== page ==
Alternatives to Appendix 6 (1)

Alternatives to Appendix 6

 

6 May 2016

LONDON - In response to concerns that the proposed revision to the Planning Practice Guidance in the Local Plans Expert Group report last month includes some technical errors, leading experts in demography, economic forecasting and planning have suggested a technically robust alternative.

The draft proposal addresses the most obvious problems with the LPEG version, but still represents a simplification and streamlining of the process.

While the LPEG report contains many welcome recommendations, its proposals on measuring housing need, at Appendix 6 of the report, are unhelpful. The proposals have disastrous technical faults.

If implemented, they would delay and complicate plan-making even more than the present system. They would put need in the wrong places, so the most popular places may still be undersupplied, while too much land is allocated in places with weak demand, putting viability at risk. These are much more than technical issues, because housing numbers are such an important part of planning.

The group's submission to Government does not just criticise the LPEG proposals. It also puts forward an alternative method, which is just as simple as LPEG’s, but does not share LPEG’s faults.

The submission was produced by Neil McDonald of NMSS, Cristina Howick of Peter Brett Associates (PBA) and Prof Ludi Simpson of the University of Manchester. Neil is an independent consultant, until 2015 a Visiting Fellow at the Cambridge Centre for Housing and Planning Research (2012-15), previously Director at DCLG and Chief Executive at the National Housing and Planning Advice Unit (NHPAU). Cristina is a partner at PBA who wrote the Planning Advisory Service (PAS) technical advice note on housing needs and housing targets. Ludi is the founder and designer of the planning industry standard demographic software POPGROUP and has advised government and other bodies on demography for over 30 years. Other contributors include Piers Elias and John Hollis of the British Society of Population Studies, Sunil Joshi of Experian Economics and senior local government officers.

As regards the likely impact of the LPEG method, the group estimates that:

  • To meet the LPEG housing need 324 of the 325 local planning authorities would have to lift their rates of delivery by more than 50% (the exception is Burton-on-Trent).
  • 162 authorities would have to more than double their recent delivery 72 authorities would have to more than triple it and 34 authorities would have to more than quadruple it.
  • Under the LPEG method London’s housing need would rise from 49,000 new homes per year to 85,000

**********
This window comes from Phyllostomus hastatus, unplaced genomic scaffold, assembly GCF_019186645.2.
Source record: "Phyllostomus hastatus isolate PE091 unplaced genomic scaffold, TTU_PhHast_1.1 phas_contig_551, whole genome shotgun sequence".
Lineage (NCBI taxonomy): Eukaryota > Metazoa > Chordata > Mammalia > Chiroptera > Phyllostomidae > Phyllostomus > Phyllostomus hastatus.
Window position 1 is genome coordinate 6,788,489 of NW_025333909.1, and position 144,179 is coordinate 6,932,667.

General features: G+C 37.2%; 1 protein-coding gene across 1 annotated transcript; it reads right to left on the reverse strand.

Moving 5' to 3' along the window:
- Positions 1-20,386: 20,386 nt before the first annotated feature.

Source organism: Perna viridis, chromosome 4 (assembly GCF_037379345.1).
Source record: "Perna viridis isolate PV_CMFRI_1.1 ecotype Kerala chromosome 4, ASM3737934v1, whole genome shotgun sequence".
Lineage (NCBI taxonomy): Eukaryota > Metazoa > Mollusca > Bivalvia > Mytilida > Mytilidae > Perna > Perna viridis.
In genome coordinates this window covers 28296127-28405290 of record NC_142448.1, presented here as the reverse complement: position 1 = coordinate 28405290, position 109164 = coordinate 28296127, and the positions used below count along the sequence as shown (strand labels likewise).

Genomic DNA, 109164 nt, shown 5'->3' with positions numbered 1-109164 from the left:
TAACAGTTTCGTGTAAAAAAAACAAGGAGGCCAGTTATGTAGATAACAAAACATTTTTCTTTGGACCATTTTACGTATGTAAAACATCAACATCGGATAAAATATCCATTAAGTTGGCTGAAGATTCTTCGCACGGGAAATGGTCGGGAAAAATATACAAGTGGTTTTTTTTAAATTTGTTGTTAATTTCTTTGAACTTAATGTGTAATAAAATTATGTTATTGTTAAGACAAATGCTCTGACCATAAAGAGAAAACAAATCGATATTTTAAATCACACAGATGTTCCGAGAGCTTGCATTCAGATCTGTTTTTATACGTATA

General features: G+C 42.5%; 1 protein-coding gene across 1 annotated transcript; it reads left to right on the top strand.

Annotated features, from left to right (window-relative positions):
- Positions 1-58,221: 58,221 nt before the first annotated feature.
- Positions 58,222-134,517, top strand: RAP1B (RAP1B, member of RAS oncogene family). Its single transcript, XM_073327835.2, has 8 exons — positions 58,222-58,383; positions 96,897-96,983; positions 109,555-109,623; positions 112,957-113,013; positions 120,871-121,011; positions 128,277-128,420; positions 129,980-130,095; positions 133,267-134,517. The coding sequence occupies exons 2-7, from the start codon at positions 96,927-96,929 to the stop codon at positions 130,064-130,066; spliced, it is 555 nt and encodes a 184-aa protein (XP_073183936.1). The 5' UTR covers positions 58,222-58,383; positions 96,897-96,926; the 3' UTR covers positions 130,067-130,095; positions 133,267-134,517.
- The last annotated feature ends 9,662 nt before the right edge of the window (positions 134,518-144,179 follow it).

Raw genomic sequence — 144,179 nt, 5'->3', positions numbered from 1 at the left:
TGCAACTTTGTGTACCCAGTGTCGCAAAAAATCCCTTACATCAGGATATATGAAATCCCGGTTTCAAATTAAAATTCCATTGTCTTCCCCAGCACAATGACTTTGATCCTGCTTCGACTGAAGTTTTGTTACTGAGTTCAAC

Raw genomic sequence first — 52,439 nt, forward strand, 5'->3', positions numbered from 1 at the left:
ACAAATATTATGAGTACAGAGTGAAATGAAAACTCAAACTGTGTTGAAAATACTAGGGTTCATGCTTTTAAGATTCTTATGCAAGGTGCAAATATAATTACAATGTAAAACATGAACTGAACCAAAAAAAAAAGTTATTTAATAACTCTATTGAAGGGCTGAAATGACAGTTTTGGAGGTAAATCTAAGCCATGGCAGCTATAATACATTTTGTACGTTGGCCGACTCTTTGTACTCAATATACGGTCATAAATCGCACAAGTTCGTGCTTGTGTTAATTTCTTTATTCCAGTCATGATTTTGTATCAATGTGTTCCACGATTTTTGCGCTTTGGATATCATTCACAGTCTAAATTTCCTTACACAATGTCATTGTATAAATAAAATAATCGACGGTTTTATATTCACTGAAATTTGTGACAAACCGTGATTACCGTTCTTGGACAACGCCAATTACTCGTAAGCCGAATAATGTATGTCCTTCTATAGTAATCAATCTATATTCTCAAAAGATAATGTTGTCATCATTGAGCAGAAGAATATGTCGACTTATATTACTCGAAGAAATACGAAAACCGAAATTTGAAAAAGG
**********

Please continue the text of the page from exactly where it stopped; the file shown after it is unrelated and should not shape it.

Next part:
• London’s unmet need would have to be accommodated in the 23 local authorities that form rest of the London HMA. To meet the need in full, these authorities, which are largely in the Green Belt, would have to multiply their recent rates of delivery tenfold.

The group agrees with LPEG that there should be a simpler and more standardised method for measuring housing need - and its proposals for such a method include:

  • In establishing the ‘demographic starting point, projected internal migration (domestic and international) on flows in the most recent 10-year period for which data are available.
  • The market signals adjustment should be much simplified, so it uses just two indicators and fixed adjustments. But the indicators and adjustments should be recalibrated so they apply to a minority of local authority areas, where market pressures are exceptional.
  • Where Unattributable Population Change (UPC) is large, to provide a robust demographic starting point, the 10-year projection mentioned earlier should be adjusted so it includes in its migration base a portion of the 2001-11 UPC.
  • The revised PPG should include a short section to guide calculations of labour market alignment. Among other things this should advise on ensuring that forecasts of job demand and labour supply are based on mutually consistent assumptions. The guidance should have the benefit of technical advice from economic forecasters.
  • The affordable housing uplift should be treated as a policy issue, separate from the OAN. The PPG should say that, if housing development in line with the OAN would not generate enough developer contributions to meet the affordable housing need, the authority should consider lifting its policy target (requirement) by 10%, subject to demand and viability.
  • In addition the revised PPG should make it clear that affordable housing need is not part of the OAN and the OAN is not required to meet it in full.
  • ‘Backlog’ inherited form previous plans should not be added to the objectively assessed housing need. There should be other measures to ensure that local planning authorities should not benefit from past failures.

For more information, contact Cristina Howick or Richard Pestell or download the full report here.